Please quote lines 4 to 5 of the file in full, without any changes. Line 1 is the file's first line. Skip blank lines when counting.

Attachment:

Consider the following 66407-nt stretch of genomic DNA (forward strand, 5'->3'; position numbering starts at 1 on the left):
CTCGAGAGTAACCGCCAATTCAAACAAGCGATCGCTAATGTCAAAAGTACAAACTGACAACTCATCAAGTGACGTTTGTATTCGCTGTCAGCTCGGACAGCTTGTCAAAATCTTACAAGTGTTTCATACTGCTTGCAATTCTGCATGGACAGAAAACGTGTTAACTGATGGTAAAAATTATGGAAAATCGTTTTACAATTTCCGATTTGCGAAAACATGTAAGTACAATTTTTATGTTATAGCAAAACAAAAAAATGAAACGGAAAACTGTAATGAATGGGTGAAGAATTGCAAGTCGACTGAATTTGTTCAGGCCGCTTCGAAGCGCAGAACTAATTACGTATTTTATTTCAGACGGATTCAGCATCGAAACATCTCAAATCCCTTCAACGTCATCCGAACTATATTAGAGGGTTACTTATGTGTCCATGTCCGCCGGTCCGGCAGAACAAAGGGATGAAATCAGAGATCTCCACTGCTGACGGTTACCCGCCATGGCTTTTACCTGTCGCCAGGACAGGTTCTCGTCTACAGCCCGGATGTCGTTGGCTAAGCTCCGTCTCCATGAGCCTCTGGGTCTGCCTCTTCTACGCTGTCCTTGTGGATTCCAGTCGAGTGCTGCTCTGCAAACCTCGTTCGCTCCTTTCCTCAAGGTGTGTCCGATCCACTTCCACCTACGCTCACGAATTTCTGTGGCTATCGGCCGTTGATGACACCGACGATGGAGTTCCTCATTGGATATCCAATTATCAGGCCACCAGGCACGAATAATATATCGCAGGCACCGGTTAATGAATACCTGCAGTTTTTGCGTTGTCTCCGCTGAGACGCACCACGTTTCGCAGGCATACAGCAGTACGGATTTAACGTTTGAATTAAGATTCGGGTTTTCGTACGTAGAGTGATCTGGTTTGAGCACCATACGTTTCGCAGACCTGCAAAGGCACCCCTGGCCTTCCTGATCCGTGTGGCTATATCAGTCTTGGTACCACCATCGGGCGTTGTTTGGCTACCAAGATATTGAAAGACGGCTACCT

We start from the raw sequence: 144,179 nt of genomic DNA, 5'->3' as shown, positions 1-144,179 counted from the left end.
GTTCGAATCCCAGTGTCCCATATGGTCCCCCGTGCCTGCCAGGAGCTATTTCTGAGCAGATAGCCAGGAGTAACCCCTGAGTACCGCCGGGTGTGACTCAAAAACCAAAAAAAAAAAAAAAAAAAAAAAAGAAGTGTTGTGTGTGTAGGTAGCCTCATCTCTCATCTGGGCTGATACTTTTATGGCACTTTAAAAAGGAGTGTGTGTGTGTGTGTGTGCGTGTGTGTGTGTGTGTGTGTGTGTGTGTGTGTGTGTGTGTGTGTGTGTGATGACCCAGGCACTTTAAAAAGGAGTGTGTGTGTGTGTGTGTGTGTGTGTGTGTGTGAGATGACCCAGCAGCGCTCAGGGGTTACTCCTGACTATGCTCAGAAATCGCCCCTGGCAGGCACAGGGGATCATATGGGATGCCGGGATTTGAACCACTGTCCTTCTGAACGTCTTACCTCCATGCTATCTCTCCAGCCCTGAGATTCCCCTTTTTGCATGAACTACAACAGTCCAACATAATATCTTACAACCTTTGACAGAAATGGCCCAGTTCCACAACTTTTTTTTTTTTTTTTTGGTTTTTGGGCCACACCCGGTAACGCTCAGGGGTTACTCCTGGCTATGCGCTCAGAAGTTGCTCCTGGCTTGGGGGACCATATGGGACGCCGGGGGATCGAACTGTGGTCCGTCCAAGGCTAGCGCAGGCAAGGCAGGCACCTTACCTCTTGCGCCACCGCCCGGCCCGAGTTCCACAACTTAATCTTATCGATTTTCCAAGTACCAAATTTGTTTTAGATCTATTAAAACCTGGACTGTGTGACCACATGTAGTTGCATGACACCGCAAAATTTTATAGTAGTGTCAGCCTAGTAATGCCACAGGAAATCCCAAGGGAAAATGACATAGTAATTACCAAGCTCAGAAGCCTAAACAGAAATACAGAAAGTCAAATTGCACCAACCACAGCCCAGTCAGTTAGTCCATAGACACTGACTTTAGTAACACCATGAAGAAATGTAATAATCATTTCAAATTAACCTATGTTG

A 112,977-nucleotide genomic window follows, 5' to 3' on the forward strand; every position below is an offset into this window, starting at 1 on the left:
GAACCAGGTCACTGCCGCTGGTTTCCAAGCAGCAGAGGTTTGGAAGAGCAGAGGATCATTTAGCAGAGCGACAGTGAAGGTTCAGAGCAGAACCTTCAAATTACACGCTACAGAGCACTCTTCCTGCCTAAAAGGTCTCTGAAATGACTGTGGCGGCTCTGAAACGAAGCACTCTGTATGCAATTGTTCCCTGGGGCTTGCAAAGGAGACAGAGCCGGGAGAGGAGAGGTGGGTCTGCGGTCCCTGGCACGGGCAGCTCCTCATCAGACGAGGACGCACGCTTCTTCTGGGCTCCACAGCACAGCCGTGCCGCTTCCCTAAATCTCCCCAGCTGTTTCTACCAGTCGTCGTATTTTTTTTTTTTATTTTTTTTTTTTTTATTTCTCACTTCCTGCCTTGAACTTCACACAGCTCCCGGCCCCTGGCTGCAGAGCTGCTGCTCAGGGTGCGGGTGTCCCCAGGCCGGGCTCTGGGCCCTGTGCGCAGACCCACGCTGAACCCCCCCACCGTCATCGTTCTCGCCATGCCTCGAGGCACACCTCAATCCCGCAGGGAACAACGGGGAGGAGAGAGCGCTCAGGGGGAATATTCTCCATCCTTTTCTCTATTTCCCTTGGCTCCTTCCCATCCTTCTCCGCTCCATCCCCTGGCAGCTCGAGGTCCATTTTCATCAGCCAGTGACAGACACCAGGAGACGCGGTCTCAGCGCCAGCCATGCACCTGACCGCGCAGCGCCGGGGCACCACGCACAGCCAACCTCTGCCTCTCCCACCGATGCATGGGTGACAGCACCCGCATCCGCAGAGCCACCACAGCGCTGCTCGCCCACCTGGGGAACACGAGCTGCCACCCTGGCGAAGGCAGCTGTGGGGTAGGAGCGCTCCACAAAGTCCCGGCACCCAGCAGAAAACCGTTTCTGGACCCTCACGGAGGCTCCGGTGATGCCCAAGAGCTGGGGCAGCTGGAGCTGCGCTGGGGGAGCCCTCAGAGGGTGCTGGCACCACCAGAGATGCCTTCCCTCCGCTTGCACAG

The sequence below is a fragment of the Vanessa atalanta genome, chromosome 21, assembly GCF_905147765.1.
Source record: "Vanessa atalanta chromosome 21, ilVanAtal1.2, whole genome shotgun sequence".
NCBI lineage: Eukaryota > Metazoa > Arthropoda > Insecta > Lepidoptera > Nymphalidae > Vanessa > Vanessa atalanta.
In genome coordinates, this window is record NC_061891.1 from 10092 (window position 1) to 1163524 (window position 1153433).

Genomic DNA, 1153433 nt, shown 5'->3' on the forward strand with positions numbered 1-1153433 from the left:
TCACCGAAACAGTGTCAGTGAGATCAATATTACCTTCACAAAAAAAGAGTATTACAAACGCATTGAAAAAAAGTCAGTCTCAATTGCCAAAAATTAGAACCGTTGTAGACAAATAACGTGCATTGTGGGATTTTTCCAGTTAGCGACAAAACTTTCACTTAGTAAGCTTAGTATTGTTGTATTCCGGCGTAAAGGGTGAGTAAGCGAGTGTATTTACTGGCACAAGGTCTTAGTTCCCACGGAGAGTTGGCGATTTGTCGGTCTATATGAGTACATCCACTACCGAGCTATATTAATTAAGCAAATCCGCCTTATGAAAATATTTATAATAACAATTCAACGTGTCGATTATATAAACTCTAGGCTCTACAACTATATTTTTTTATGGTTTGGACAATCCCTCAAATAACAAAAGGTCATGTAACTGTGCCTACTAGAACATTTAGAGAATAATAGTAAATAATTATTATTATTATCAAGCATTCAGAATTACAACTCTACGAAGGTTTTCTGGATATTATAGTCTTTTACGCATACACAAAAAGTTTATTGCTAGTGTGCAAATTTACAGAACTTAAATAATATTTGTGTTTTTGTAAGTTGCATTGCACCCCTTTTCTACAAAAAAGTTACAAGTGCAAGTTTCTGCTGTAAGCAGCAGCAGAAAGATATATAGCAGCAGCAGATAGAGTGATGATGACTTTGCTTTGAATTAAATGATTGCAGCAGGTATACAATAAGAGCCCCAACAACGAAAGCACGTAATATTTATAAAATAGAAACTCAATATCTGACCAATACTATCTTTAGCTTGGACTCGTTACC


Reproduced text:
GTTCGAATCCCAGTGTCCCATATGGTCCCCCGTGCCTGCCAGGAGCTATTTCTGAGCAGATAGCCAGGAGTAACCCCTGAGTACCGCCGGGTGTGACTCAAAAACCAAAAAAAAAAAAAAAAAAAAAAAAGAAGTGTTGTGTGTGTAGGTAGCCTCATCTCTCATCTGGGCTGATACTTTTATGGCACTTTAAAAAGGAGTGTGTGTGTGTGTGTGTGCGTGTGTGTGTGTGTGTGTGTGTGTGTGTGTGTGTGTGTGTGTGTGTGTGATGACCCAGGCACTTTAAAAAGGAGTGTGTGTGTGTGTGTGTGTGTGTGTGTGTGTGAGATGACCCAGCAGCGCTCAGGGGTTACTCCTGACTATGCTCAGAAATCGCCCCTGGCAGGCACAGGGGATCATATGGGATGCCGGGATTTGAACCACTGTCCTTCTGAACGTCTTACCTCCATGCTATCTCTCCAGCCCTGAGATTCCCCTTTTTGCATGAACTACAACAGTCCAACATAATATCTTACAACCTTTGACAGAAATGGCCCAGTTCCACAACTTTTTTTTTTTTTTTTTGGTTTTTGGGCCACACCCGGTAACGCTCAGGGGTTACTCCTGGCTATGCGCTCAGAAGTTGCTCCTGGCTTGGGGGACCATATGGGACGCCGGGGGATCGAACTGTGGTCCGTCCAAGGCTAGCGCAGGCAAGGCAGGCACCTTACCTCTTGCGCCACCGCCCGGCCCGAGTTCCACAACTTAATCTTATCGATTTTCCAAGTACCAAATTTGTTTTAGATCTATTAAAACCTGGACTGTGTGACCACATGTAGTTGCATGACACCGCAAAATTTTATAGTAGTGTCAGCCTAGTAATGCCACAGGAAATCCCAAGGGAAAATGACATAGTAATTACCAAGCTCAGAAGCCTAAACAGAAATACAGAAAGTCAAATTGCACCAACCACAGCCCAGTCAGTTAGTCCATAGACACTGACTTTAGTAACACCATGAAGAAATGTAATAATCATTTCAAATTAACCTATGTTG

A 112,977-nucleotide genomic window follows, 5' to 3' on the forward strand; every position below is an offset into this window, starting at 1 on the left: